By Paul Briand, posted Jun 5, 2020
PORTSMOUTH — When it comes the promise of free testing for COVID-19, free isn’t really free, according to Mark Galvin of MyMedicalShopper, an online health care price comparison tool.
Like other costs associated with the health care industry, he said, the cost of a procedure or a test or a drug or a vaccine is always ultimately paid by someone.
“There’s no out-of-pocket cost for the consumer, and they call that free; it’s not free,” said Galvin, president and CEO of MMS Analytics (https://mmsanalytics.com/), developer of MyMedicalShopper.com, an online price comparison tool of health care costs.
“They charge your insurance plan, which is paid for by your employer and paid by you as a percent of the premiums that you might cover in your payroll deductions,” he added.
Like other medical-related services that are often billed as free, such as a flu shot, the consumer doesn’t feel the charge come directly out of their pocket at the time, but the cost is borne through the health care insurance premiums they pay, according to Galvin.
And the ultimate cost of COVID-19 testing varies widely, based on the findings of MMS Analytics.
After analyzing test costs from testing facilities, MMS Analytics said it found charged amounts range from $51 to $351, while allowed amounts (the insurance-negotiated discounted amounts actually paid) range from $39 to $157.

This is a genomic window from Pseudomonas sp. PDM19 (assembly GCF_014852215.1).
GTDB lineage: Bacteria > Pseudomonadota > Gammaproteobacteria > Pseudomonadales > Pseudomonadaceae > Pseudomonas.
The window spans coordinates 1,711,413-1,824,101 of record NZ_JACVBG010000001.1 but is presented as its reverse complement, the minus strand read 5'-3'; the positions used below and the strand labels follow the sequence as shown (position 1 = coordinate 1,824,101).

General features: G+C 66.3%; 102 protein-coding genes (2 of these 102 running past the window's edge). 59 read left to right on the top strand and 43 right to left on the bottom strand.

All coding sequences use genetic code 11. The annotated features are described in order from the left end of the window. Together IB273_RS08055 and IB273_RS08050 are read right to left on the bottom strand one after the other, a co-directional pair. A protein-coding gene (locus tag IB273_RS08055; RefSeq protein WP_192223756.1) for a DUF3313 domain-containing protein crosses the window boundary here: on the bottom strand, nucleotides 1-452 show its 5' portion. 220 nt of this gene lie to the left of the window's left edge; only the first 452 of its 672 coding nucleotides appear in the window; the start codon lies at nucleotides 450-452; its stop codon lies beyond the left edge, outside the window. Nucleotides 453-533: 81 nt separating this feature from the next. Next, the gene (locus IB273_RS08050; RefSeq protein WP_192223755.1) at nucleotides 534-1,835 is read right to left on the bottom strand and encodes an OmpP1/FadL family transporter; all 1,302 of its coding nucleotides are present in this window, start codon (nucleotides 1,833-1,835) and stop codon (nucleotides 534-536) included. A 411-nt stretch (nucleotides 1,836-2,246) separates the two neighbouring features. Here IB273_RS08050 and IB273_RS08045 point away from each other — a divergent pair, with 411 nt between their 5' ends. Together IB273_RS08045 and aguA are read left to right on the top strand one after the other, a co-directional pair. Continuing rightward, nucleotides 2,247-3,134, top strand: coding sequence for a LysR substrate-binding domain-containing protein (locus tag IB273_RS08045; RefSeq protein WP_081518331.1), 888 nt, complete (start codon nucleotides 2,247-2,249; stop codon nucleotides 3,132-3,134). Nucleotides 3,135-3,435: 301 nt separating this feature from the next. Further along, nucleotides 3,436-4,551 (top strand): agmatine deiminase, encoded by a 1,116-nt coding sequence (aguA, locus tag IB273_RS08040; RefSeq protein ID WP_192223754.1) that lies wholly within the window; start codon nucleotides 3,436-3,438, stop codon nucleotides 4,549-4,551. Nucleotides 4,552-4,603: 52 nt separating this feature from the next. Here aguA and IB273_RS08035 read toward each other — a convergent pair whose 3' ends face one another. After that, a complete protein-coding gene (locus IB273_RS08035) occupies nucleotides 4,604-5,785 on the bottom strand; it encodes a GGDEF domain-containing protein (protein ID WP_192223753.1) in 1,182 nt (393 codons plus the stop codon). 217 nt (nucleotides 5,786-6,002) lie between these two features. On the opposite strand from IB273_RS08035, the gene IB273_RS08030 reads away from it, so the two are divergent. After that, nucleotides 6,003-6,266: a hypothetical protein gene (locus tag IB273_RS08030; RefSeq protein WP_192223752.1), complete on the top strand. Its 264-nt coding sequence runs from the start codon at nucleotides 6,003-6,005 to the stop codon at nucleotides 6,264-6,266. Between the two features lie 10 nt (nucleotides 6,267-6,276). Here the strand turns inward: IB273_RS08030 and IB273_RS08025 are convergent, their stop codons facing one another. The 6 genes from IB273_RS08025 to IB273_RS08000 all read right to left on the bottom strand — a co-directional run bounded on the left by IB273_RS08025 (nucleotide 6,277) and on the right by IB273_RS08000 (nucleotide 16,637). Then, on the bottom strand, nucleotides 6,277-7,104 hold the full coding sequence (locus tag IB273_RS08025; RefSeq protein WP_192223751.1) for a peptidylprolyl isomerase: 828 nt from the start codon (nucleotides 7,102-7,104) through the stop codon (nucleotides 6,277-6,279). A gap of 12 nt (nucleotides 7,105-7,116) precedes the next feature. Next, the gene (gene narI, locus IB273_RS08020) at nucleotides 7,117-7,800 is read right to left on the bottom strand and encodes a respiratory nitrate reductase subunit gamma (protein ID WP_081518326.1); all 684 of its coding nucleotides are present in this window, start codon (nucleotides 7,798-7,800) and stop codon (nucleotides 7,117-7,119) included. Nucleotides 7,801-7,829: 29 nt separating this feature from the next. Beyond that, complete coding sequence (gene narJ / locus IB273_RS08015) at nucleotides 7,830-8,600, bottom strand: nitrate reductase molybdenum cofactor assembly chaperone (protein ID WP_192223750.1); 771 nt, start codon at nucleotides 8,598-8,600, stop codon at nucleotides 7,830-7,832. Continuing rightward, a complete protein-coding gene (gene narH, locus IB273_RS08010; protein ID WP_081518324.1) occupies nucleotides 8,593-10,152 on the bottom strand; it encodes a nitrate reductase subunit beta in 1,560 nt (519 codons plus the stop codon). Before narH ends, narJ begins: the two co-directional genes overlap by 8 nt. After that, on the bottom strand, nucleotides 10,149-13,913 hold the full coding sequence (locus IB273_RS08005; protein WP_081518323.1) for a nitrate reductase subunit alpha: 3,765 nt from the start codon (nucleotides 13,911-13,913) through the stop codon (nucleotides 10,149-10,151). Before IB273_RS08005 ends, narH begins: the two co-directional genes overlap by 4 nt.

“The industry has taken steps to limit the financial burden of COVID-19 testing and treatment on consumers, which is obviously a benefit to all patients who need care during this health crisis,” Galvin said. “Still, the impact of coronavirus-related testing and treatment on future health insurance premiums is only now beginning to take shape. It is the total cost of this care – not just the patient responsibility portion of it – that will drive the cost of our health insurance down the road.”
Just because we’re in the grips of a pandemic that’s created an urgency in health care for vast numbers of people, the pricing of that care is really no different from the vast difference in pricing for other types of health care, according to Evan Young, head of data analytics for MMS Analytics.
“While it’s still early in the collection and analysis process, our early findings on COVID-19 DNA/RNA identification tests expose yet another example of significant variation in medical care prices,” Young said.
“Based on our preliminary analyses, it appears that the price differences for these COVID-19 tests are similar to the differences we observe across thousands of other types of routine medical care,” he added. “Providing patients with accurate and timely information about cost and quality, as has always been the case, remains an essential step towards mitigating our collective exposure to unnecessary insurance costs over the long term.”
This article and news video originally appeared on June 5, 2020 on the Seacoast Online: Free COVID Testing is Not Really Free, Says Health Cost Advocate